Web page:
January 20, 2021

“Freedom in Worship” for The Liturgically Challenged (Part 1….Maybe)

2ff7022a2b.jpgWalking through the faculty dining hall where I work, I heard someone use the phrase “freedom in worship.”

It occurred to me that I’ve heard that phrase in just about every evangelical setting I’ve ever been part of, and I’ve used it a lot myself.

As a teenage Christian, I joined with thousands of others insisting that “freedom in worship” was the right of the “Jesus Revolution” generation.

As a youth minister, I was convinced that “freedom in worship” was necessary to keep young people interested in the church.

As a charismatic, I believed that “freedom in worship” was the best evidence of the presence and work of the Holy Spirit.

As a revivalist, I was sure that revival came when “freedom in worship” became the norm.

As a pastor, I was told that growing churches allowed “freedom in worship”

People who were happy in their new churches almost always said they were enjoying “freedom in worship”

Those criticizing their church’s worship services usually say there isn’t enough “freedom in worship”

Here in the Appalachian culture in which I live and minister, Pentecostal and Holiness churches set themselves apart from Baptist and mainline churches by “freedom in worship,” which can mean everything from passing out, handling snakes or running around the worship facility.

“Freedom in worship”means that there are few rules for when to do what, and much less importance placed on everyone doing the same things. A church with “freedom in worship” might have many people doing different things as they feel “led.”

Those who are most responsive to the “Spirit’s leading” generally set the tone for the worship experience. It is the job of the “less free” to adjust to the “more free” who are assumed to be “more spiritual.”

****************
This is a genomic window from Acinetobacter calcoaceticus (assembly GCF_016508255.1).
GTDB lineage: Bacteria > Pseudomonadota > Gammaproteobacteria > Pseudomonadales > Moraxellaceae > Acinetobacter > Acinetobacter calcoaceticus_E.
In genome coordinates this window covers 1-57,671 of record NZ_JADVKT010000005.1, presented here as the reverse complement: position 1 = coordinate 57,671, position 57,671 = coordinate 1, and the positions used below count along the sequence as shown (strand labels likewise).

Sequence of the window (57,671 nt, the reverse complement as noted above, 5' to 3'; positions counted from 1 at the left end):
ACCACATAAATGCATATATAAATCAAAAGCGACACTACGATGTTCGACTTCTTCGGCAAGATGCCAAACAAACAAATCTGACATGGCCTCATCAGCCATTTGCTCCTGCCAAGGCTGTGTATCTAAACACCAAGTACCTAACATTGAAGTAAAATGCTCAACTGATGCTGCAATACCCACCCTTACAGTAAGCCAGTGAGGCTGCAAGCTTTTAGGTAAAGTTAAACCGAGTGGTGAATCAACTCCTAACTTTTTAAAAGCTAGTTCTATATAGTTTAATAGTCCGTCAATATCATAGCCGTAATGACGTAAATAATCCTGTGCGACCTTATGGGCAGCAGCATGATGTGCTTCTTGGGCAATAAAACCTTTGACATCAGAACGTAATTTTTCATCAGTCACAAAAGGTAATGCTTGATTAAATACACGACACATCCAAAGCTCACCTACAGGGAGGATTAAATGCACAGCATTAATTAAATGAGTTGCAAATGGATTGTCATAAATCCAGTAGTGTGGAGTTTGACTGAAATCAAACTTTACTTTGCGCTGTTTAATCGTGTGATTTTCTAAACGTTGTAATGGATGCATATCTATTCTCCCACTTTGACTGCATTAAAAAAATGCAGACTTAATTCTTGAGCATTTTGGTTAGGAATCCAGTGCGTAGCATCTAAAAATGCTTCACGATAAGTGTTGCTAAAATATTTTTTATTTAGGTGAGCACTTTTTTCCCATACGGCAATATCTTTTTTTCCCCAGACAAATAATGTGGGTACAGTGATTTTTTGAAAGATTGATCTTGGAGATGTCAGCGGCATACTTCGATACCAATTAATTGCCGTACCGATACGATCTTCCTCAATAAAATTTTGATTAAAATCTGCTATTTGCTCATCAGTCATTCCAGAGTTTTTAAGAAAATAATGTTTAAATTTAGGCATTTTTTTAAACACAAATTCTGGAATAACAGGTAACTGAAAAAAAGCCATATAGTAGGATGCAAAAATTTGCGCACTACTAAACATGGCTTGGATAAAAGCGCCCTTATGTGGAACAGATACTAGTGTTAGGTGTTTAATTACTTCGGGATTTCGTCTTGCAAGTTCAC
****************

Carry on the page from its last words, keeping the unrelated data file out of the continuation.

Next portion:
One sign of the triumph of the popular idea of “freedom in worship” is the demise of the order of Service as a part of worship. Vast numbers of churches now have a “worship set” and a “talk,” neither of which really requires much in the way of congregational guidance. Additions such as an offering, pastoral led prayer, litanies, confessions or public scripture lessons are seen less and less.

For many, unpredictability makes a worship service more enjoyable and entertaining, thus equaling the presence of God. Those who have a more positive view of more ordered worship, seldom know what to say in response. One response is to assert some version of the regulative principle.

The reformed “regulative principle” is the belief that nothing should be done in worship that is not expressly commanded in scripture. Various versions and understandings of the regulative principle have muddled the clarity and simplicity of Calvin’s Genevan order of service. Most Christians are, in fact, not convinced that pragmatic, contextual, missiological and traditional elements shouldn’t make a contribution to worship. (Note the argument between conservative “psalm-singing only” advocates and less rigid practitioners of the regulative principle. In such a discussion, “freedom in worship” is still a factor.)

I believe in the regulative principle, but only when it is tempered with tradition, context, mission and reasonable accommodation. Advocates of “worship freedom” may be asserting a natural and understandable reaction to overly rigid views of “we’ve always done it this way.”

The possible Biblical elements of congregational worship, in my opinion, contain far more than what the minimalist approach of Calvin and the Puritans advocated. I believe there is Biblical warrant for creeds, confessions, catechisms, artistic presentation, scripture lessons, dramatic presentations, various kinds of music and litanies and liturgies of various kinds. The key for my understanding is the inclusion of essential elements and the use of other elements that enhance participation and understanding of those essential elements.